How can a Product Manager ensure that his product stays ahead in a crowded market?
How can a small, emerging business take on the biggies with its product?
How to make the right use of all the data that every customer interaction generates?
Product Management is becoming increasingly data-driven with every passing day. The role can be very challenging and data can help a Product Manager stay ahead of the competition. Numbers can make a lot of difference and make you look smarter too!
But with so much data around you, how do you know what is useful and what needs to be chucked?
Let’s find out.
Here are the top 10 product metrics that Product ManagersProduct Managers should know and track:
Customer Lifetime Value (LTV)
As the name suggests, it is the estimated value generated by a customer over their lifetime, before they churn. It is the amount of net profit (revenue in some companies) that you can generate from a customer over his lifetime. You get this value by multiplying the average profit per month from a customer with the average lifetime of a customer in months.
Customer Acquisition Cost (CAC)
Every business needs to scale profitably and a Product Manager needs to understand how to do so. Acquiring customers is a big cost associated with every business. Customer Acquisition Cost or CAC is the estimated cost of getting one new customer. For example, if for every $1000 that you spend on a campaign, you get 10 customers then your CAC will be $100 for each customer. Understanding CAC is crucial if you want to focus on the sustainability of your product or business in the long run.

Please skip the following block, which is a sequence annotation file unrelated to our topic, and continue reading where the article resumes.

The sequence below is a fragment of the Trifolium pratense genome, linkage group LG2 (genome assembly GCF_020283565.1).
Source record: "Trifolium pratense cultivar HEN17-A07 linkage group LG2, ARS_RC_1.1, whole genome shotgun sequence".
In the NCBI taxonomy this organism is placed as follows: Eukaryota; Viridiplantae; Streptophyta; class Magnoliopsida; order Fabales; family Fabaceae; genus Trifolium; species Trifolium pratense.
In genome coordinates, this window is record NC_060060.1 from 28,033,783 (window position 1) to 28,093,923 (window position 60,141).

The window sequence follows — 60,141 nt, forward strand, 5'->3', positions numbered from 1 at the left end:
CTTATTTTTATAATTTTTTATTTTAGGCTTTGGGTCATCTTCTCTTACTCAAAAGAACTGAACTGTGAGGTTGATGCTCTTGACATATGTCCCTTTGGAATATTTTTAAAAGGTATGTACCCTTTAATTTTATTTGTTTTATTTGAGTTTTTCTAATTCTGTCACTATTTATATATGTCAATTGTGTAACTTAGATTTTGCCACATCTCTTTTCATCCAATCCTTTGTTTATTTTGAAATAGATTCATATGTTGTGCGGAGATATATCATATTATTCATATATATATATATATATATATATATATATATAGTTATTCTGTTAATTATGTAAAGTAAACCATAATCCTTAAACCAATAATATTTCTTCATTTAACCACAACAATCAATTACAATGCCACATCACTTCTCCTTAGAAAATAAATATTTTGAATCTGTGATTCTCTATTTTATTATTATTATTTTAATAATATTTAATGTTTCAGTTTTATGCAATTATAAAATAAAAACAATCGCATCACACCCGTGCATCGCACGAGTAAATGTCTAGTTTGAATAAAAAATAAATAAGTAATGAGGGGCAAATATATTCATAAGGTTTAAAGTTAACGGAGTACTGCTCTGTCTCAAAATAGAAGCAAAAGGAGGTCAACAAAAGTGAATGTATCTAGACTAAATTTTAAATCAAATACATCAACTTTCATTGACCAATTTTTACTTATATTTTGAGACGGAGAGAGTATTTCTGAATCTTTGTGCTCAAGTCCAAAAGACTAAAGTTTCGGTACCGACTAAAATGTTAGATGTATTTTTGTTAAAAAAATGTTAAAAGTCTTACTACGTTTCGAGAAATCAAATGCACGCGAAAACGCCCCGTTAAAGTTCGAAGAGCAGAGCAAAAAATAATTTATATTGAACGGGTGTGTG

Customer Conversion Rate
The Customer Conversion Rate is a great metric to know how well you are doing to turn prospects into customers of your product. A small increase in the customer conversion rate can increase your revenues significantly. It is the percentage of prospects who end up converting to paid customers. It is measured by taking the number of new customers added a particular month and dividing that by the number of leads added during that month.
Average Revenue Per User (ARPU)
Average Revenue Per User or ARPU is the amount of money you get from a customer on an average every month. If your pricing remains constant and yet you are getting more ARPU with every passing month, it means what you and your team is doing to generate more value, is working. Better marketing and customer support can help in this regard.
Churn Rate is the percentage of customers who stop using your product every month. To get the churn rate, you have to divide the number of customers lost in a month by the previous month’s total customers. It is a good indicator of product health and is absolutely critical for monthly subscription products. You cannot make your churn rate zero as no matter how good your product is, some customers will still leave. What you can definitely do is keep the churn rate healthy and continuously strive to make the product better to lower it.
Monthly Recurring Revenue (MRR)